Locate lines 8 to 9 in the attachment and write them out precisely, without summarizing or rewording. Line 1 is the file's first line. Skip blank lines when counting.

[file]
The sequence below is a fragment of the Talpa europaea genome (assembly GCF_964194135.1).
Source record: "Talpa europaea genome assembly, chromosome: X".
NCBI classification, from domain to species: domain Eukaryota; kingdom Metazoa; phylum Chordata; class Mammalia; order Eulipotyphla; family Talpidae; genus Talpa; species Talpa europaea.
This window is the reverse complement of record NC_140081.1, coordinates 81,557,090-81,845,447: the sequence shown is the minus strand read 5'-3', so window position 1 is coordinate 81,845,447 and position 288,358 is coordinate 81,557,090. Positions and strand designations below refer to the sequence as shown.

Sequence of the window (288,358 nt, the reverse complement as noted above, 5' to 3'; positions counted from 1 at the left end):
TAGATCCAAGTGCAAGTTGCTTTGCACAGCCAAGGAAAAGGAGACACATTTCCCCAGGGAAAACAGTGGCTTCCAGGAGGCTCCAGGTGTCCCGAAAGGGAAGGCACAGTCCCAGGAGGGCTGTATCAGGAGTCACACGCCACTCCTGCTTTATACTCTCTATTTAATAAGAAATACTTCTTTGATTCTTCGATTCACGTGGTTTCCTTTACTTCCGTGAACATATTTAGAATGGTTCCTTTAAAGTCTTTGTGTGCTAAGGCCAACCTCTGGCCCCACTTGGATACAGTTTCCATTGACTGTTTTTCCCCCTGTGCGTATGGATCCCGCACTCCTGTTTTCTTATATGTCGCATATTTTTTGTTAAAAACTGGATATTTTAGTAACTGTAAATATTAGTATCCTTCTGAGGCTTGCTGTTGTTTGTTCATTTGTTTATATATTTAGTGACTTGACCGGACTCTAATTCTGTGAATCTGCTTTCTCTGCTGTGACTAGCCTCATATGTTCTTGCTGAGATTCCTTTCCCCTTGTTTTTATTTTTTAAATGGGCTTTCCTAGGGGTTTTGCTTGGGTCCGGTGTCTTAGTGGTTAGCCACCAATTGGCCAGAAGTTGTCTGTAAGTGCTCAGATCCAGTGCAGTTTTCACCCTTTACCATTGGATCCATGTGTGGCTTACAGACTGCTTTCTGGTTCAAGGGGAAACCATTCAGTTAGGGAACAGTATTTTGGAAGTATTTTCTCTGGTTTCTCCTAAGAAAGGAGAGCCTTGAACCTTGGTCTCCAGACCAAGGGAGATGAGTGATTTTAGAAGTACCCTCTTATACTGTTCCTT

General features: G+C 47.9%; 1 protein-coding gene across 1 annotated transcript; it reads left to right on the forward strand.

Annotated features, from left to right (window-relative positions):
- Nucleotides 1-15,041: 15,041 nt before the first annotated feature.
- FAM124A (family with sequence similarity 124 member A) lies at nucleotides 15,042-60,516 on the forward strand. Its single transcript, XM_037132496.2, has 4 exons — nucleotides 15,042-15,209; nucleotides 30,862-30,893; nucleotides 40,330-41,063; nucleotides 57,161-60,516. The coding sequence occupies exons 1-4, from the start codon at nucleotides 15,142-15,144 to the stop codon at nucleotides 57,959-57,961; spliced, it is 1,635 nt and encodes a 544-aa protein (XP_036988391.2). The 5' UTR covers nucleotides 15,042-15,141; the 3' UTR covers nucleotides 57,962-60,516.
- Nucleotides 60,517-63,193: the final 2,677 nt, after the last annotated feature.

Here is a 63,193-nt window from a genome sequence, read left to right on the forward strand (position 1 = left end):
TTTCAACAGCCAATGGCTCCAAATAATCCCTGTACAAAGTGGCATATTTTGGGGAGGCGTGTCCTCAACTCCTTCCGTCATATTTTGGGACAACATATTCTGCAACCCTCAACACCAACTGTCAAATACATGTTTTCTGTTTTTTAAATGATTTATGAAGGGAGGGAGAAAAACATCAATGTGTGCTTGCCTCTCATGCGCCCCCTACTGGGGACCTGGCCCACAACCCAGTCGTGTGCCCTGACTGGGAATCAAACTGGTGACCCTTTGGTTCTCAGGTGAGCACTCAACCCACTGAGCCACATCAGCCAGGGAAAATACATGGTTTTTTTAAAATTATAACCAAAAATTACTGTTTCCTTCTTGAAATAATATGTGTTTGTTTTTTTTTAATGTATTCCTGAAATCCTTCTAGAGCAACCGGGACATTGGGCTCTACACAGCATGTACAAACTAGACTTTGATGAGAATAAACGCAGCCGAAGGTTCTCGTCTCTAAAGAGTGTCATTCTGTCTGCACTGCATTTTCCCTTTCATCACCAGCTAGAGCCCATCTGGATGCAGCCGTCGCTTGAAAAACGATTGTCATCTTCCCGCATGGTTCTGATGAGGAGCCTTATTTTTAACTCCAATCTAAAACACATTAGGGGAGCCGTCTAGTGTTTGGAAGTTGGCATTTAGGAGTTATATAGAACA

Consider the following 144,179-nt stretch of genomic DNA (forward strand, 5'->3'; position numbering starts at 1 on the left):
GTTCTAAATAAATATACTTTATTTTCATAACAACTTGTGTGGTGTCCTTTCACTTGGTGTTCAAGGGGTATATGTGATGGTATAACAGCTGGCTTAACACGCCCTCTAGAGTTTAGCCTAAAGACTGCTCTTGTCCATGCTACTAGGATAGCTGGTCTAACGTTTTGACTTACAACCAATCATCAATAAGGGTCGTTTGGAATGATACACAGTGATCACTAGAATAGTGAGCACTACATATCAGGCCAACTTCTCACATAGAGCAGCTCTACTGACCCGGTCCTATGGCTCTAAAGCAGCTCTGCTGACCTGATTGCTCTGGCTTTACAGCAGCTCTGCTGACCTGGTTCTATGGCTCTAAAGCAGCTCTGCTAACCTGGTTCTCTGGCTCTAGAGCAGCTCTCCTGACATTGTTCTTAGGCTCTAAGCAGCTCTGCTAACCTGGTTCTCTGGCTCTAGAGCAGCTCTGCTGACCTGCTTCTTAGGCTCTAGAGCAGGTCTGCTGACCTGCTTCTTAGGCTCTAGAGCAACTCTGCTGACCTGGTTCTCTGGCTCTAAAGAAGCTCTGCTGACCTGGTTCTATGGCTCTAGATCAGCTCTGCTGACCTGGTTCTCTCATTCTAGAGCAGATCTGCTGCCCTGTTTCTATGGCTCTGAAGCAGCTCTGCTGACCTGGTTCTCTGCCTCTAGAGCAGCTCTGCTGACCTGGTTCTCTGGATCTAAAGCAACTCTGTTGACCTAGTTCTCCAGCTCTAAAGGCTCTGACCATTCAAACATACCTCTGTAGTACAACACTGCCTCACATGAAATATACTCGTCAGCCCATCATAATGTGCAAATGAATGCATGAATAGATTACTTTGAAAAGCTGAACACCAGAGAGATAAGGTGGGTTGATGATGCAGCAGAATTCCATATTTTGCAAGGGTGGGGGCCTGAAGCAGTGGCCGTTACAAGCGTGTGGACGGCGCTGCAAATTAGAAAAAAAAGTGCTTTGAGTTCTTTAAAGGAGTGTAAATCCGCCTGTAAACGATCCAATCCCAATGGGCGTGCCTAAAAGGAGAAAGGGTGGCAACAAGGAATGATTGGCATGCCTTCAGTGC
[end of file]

Annotated features, from left to right (window-relative positions):
- Nucleotides 1-15,041: 15,041 nt before the first annotated feature.